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Liquid helium is the professional lifeblood of tens of thousands of scientists and engineers across America's discovery and innovation landscape, including universities, industries, and national laboratories. It has enabled the development of billion-dollar industries, fueled essential life-saving medical diagnostic tools, led to thousands of patents, generated numerous Nobel prizes — and it remains essential to future innovation.
There is no replacement for liquid helium. Helium is unique among all elements for its ability to reach ultra-cold temperatures. Its essential role in the U.S. scientific enterprise has been documented in multiple reports and statements by many esteemed scientific organizations, including the American Physical Society, Materials Research Society, American Chemical Society, and the National Academy of Sciences.
The quantity of liquid helium used in scientific research is only a small fraction of the total helium market. As a result of this relative small market usage, the scientific community has little, if any, purchasing power in the helium market, and researchers suffer from unpredictability and instability in both supply and price. During the last five years, some researchers have seen prices increase by more than 250%, and the supply has been severely limited and uncertain.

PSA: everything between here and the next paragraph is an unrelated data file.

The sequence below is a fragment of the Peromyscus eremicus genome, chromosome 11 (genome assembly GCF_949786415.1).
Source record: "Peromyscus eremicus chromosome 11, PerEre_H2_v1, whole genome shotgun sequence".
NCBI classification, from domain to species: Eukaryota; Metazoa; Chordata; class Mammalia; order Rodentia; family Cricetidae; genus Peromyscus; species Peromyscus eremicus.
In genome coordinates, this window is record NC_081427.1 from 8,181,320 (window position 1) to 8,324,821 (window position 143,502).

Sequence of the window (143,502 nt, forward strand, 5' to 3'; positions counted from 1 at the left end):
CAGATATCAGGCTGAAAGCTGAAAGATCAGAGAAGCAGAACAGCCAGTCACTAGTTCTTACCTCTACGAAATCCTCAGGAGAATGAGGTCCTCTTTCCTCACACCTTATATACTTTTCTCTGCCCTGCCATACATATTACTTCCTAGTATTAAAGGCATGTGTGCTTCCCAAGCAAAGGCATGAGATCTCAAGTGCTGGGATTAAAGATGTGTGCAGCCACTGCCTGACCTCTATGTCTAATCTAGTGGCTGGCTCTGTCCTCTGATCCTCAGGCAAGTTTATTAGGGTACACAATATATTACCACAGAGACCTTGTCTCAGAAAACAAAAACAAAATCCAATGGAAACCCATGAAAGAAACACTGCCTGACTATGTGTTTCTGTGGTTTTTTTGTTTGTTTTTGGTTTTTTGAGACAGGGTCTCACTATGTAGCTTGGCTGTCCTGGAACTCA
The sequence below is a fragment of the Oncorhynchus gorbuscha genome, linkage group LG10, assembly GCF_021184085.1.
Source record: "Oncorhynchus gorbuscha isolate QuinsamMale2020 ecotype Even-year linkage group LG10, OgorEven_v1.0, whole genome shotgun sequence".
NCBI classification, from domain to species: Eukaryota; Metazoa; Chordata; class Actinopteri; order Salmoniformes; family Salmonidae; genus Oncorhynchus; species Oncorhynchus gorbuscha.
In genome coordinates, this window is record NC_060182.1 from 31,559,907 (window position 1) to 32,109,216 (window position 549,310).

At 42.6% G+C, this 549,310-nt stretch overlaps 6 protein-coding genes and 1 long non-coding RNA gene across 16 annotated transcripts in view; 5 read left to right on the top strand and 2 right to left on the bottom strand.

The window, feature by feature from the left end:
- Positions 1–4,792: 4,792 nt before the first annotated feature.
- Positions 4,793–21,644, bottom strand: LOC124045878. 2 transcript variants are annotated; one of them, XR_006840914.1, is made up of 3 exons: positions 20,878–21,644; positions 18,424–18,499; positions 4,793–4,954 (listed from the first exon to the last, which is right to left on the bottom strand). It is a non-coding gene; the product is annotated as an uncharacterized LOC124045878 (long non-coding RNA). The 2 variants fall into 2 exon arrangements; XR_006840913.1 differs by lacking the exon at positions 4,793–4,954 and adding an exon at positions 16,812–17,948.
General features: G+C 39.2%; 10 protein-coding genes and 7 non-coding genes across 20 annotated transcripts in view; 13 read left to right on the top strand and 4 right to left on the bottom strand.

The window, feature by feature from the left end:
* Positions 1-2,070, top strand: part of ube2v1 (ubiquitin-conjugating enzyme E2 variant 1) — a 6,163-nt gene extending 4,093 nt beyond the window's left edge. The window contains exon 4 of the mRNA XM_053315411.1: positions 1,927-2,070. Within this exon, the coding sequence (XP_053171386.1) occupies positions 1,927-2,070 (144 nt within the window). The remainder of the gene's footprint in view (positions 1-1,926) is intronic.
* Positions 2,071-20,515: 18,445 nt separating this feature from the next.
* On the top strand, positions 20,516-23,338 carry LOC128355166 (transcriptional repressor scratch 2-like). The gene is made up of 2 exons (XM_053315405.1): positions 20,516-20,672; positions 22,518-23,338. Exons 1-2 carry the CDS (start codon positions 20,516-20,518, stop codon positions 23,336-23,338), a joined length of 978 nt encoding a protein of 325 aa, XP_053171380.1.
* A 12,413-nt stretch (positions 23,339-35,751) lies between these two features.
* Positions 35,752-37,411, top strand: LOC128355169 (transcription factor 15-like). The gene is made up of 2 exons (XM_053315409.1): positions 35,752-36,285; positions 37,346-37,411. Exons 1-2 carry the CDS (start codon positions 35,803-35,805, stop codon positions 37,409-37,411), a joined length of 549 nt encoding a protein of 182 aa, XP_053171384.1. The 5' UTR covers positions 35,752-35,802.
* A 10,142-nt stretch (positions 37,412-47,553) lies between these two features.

If nothing is done to address these price and supply issues, then there will be a lasting negative effect on the scientific enterprise in the U.S. In fact, as helium has become less available and much more expensive, we have already begun to see damaging signs:
This report lays out the issues facing researchers who use liquid helium and the negative impact on U.S. innovation. The report then proposes five key steps that will have a transformative effect on the ability to maintain the ready availability of helium and ensure the vibrancy of the U.S. low-temperature research capability. These recommendations focus on: conservation of helium use; a mechanism to pay for the capital investment required for helium recycling; a mechanism to ensure an appropriate price is paid by researchers for helium; and a methodology which allows researchers to best explore the options available to them.
The comprehensive and achievable recommendations covering the Executive Branch, Congress, and scientific societies are as follows: